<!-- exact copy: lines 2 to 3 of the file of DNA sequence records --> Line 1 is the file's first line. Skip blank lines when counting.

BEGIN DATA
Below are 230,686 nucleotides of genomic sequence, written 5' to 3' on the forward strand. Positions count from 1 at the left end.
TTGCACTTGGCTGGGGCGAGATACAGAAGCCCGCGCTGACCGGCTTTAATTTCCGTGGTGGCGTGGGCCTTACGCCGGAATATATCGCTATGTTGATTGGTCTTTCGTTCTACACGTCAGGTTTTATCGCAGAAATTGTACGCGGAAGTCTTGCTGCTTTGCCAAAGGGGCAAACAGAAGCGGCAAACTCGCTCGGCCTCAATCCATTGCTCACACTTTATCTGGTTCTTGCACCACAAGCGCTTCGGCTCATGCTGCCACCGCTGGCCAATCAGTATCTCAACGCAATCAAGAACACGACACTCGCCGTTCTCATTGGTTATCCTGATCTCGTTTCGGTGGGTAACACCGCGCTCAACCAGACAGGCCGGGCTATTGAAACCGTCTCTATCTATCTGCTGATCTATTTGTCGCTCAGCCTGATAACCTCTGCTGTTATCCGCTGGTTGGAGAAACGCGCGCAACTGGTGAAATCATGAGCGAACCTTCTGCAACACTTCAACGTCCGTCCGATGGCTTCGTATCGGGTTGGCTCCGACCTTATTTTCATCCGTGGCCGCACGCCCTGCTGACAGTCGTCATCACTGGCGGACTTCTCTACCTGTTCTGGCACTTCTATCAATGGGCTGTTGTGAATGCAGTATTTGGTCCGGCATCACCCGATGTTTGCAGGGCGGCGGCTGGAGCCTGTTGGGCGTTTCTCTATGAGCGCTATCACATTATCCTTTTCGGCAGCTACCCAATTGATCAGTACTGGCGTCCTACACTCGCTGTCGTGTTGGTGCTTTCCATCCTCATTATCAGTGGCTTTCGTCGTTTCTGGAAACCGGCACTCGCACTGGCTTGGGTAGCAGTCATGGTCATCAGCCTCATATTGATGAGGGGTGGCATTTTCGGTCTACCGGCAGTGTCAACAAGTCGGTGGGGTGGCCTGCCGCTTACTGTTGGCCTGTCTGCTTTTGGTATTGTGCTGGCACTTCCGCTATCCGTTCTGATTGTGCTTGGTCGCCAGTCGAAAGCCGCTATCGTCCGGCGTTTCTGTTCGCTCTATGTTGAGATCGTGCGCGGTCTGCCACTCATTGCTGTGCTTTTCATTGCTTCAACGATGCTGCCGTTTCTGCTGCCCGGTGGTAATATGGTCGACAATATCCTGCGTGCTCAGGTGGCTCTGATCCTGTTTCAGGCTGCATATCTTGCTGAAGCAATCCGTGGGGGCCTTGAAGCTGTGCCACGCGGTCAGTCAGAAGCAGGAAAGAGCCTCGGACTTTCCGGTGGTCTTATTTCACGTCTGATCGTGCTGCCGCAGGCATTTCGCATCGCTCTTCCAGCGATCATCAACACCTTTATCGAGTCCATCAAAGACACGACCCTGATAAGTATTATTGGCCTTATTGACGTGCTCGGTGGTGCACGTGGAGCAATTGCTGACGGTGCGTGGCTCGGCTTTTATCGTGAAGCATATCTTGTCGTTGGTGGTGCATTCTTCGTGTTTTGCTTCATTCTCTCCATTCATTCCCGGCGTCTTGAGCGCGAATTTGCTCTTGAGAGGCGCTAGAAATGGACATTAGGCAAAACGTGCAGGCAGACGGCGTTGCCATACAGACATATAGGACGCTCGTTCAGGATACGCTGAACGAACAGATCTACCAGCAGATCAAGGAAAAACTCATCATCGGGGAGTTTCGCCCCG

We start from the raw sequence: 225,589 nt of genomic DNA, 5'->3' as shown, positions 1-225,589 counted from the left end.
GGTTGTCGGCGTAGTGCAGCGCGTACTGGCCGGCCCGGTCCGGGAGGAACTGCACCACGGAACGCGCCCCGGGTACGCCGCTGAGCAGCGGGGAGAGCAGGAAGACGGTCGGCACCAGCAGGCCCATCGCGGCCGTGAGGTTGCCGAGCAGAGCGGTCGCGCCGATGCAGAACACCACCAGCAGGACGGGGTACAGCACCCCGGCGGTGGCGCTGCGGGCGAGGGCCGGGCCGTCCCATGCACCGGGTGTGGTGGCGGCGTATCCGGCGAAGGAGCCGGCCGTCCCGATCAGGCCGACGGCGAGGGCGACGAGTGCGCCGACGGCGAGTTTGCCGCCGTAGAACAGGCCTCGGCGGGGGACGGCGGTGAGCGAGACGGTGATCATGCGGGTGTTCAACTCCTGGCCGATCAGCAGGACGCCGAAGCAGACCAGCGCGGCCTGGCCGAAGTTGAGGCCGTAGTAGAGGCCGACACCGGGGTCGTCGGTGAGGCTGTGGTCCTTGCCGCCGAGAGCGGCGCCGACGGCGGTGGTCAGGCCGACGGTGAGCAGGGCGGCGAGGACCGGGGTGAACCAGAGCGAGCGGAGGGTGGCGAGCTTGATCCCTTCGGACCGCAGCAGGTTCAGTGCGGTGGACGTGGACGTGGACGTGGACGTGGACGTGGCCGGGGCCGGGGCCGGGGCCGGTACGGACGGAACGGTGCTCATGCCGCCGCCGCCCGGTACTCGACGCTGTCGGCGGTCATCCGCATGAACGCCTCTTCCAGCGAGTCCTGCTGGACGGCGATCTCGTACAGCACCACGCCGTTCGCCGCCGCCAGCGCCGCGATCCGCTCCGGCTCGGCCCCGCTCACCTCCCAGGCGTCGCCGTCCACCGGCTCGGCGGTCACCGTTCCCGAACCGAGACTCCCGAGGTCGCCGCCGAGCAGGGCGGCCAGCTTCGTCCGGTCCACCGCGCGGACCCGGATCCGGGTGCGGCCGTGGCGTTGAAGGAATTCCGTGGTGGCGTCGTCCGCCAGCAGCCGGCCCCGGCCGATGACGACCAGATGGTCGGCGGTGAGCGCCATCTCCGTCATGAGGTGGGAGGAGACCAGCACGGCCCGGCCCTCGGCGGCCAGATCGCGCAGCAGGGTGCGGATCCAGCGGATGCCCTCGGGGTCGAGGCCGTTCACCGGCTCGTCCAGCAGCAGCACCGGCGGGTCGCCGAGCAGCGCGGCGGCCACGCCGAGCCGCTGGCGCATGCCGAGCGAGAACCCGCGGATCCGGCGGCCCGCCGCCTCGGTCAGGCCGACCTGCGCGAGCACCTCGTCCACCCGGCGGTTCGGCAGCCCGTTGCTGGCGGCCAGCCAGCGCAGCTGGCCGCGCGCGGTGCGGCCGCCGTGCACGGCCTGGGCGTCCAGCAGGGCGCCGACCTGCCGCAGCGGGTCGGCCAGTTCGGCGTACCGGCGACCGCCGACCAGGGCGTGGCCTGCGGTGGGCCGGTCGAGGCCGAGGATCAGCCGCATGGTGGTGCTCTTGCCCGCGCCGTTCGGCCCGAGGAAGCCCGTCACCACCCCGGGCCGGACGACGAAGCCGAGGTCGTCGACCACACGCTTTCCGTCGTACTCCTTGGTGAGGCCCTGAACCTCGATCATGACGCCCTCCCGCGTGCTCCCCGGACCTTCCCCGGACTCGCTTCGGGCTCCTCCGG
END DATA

TTGCACTTGGCTGGGGCGAGATACAGAAGCCCGCGCTGACCGGCTTTAATTTCCGTGGTGGCGTGGGCCTTACGCCGGAATATATCGCTATGTTGATTGGTCTTTCGTTCTACACGTCAGGTTTTATCGCAGAAATTGTACGCGGAAGTCTTGCTGCTTTGCCAAAGGGGCAAACAGAAGCGGCAAACTCGCTCGGCCTCAATCCATTGCTCACACTTTATCTGGTTCTTGCACCACAAGCGCTTCGGCTCATGCTGCCACCGCTGGCCAATCAGTATCTCAACGCAATCAAGAACACGACACTCGCCGTTCTCATTGGTTATCCTGATCTCGTTTCGGTGGGTAACACCGCGCTCAACCAGACAGGCCGGGCTATTGAAACCGTCTCTATCTATCTGCTGATCTATTTGTCGCTCAGCCTGATAACCTCTGCTGTTATCCGCTGGTTGGAGAAACGCGCGCAACTGGTGAAATCATGAGCGAACCTTCTGCAACACTTCAACGTCCGTCCGATGGCTTCGTATCGGGTTGGCTCCGACCTTATTTTCATCCGTGGCCGCACGCCCTGCTGACAGTCGTCATCACTGGCGGACTTCTCTACCTGTTCTGGCACTTCTATCAATGGGCTGTTGTGAATGCAGTATTTGGTCCGGCATCACCCGATGTTTGCAGGGCGGCGGCTGGAGCCTGTTGGGCGTTTCTCTATGAGCGCTATCACATTATCCTTTTCGGCAGCTACCCAATTGATCAGTACTGGCGTCCTACACTCGCTGTCGTGTTGGTGCTTTCCATCCTCATTATCAGTGGCTTTCGTCGTTTCTGGAAACCGGCACTCGCACTGGCTTGGGTAGCAGTCATGGTCATCAGCCTCATATTGATGAGGGGTGGCATTTTCGGTCTACCGGCAGTGTCAACAAGTCGGTGGGGTGGCCTGCCGCTTACTGTTGGCCTGTCTGCTTTTGGTATTGTGCTGGCACTTCCGCTATCCGTTCTGATTGTGCTTGGTCGCCAGTCGAAAGCCGCTATCGTCCGGCGTTTCTGTTCGCTCTATGTTGAGATCGTGCGCGGTCTGCCACTCATTGCTGTGCTTTTCATTGCTTCAACGATGCTGCCGTTTCTGCTGCCCGGTGGTAATATGGTCGACAATATCCTGCGTGCTCAGGTGGCTCTGATCCTGTTTCAGGCTGCATATCTTGCTGAAGCAATCCGTGGGGGCCTTGAAGCTGTGCCACGCGGTCAGTCAGAAGCAGGAAAGAGCCTCGGACTTTCCGGTGGTCTTATTTCACGTCTGATCGTGCTGCCGCAGGCATTTCGCATCGCTCTTCCAGCGATCATCAACACCTTTATCGAGTCCATCAAAGACACGACCCTGATAAGTATTATTGGCCTTATTGACGTGCTCGGTGGTGCACGTGGAGCAATTGCTGACGGTGCGTGGCTCGGCTTTTATCGTGAAGCATATCTTGTCGTTGGTGGTGCATTCTTCGTGTTTTGCTTCATTCTCTCCATTCATTCCCGGCGTCTTGAGCGCGAATTTGCTCTTGAGAGGCGCTAGAAATGGACATTAGGCAAAACGTGCAGGCAGACGGCGTTGCCATACAGACATATAGGACGCTCGTTCAGGATACGCTGAACGAACAGATCTACCAGCAGATCAAGGAAAAACTCATCATCGGGGAGTTTCGCCCCG

We start from the raw sequence: 225,589 nt of genomic DNA, 5'->3' as shown, positions 1-225,589 counted from the left end.